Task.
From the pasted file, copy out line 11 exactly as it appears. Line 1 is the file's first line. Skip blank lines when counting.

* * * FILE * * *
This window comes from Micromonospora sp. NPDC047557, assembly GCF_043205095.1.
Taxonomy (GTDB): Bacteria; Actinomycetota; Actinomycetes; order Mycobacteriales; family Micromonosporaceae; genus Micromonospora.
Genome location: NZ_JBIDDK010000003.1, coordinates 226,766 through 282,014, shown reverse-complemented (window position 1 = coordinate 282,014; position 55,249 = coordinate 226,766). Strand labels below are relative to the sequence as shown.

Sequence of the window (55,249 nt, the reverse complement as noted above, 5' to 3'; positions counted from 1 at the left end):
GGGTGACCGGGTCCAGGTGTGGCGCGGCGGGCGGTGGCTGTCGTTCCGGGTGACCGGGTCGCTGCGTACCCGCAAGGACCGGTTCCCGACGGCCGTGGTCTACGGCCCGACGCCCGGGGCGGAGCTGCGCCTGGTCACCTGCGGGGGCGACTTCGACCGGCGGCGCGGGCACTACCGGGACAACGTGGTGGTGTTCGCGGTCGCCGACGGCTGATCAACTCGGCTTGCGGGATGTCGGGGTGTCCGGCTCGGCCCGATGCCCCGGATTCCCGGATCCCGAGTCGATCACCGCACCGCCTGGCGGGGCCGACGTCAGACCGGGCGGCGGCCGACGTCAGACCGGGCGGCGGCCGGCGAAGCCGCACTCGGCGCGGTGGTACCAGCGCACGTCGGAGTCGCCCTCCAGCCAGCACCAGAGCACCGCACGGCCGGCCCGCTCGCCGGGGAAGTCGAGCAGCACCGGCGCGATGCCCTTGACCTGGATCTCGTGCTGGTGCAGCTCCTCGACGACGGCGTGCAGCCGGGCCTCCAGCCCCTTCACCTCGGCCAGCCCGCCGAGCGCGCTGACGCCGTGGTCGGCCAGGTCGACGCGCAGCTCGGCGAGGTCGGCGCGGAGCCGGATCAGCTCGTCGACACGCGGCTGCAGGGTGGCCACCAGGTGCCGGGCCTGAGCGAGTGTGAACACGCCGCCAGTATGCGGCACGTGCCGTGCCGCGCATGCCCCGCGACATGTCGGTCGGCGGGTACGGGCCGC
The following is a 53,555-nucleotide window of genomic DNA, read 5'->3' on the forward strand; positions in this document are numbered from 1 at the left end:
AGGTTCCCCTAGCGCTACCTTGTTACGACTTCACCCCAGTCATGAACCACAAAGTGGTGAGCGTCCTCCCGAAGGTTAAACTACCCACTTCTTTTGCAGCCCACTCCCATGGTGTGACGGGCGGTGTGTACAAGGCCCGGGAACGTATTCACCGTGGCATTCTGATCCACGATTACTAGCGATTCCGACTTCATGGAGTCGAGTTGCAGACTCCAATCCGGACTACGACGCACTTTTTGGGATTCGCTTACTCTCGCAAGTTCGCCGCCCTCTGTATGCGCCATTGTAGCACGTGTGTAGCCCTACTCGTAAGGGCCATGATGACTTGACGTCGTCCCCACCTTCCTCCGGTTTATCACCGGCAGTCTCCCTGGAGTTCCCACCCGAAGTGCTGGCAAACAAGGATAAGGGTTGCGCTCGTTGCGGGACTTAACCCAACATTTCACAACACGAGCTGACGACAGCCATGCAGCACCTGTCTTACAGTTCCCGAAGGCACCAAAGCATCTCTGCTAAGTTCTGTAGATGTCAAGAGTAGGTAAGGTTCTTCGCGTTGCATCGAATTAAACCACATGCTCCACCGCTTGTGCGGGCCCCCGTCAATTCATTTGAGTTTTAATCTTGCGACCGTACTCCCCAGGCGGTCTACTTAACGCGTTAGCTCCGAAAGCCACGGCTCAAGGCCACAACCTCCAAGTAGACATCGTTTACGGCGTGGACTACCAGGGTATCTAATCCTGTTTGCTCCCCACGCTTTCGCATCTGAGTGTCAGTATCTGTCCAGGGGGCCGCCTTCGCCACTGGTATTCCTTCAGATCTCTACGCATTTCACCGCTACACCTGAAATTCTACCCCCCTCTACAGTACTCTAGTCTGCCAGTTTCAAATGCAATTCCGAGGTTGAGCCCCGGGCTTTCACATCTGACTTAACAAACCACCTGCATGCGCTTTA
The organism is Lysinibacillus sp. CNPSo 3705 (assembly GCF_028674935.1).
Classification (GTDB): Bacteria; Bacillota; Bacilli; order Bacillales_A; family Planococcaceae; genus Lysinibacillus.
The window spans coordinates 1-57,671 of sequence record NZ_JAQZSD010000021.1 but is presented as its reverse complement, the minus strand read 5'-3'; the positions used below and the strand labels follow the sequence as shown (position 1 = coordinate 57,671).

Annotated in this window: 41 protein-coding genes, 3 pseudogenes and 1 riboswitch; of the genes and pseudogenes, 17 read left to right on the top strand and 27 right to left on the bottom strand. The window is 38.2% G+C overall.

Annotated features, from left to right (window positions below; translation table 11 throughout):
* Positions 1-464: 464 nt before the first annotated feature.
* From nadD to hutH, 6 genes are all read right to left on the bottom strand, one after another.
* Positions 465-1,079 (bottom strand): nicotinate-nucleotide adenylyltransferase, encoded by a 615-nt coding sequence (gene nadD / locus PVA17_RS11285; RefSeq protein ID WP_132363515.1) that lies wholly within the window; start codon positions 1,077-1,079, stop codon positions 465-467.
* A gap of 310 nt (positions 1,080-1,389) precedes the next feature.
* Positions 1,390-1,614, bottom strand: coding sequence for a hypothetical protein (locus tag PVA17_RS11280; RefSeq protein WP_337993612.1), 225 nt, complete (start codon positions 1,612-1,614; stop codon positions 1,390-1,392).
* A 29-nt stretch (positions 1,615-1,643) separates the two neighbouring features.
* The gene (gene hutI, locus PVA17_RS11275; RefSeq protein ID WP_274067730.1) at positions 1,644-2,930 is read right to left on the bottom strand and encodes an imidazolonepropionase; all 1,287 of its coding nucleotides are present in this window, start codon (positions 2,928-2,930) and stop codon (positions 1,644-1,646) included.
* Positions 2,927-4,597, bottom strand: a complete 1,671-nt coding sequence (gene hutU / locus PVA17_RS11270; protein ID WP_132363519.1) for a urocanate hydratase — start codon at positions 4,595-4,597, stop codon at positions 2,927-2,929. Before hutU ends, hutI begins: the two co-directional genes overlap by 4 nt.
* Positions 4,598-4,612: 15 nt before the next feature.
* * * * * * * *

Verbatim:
Annotated in this window: 41 protein-coding genes, 3 pseudogenes and 1 riboswitch; of the genes and pseudogenes, 17 read left to right on the top strand and 27 right to left on the bottom strand. The window is 38.2% G+C overall.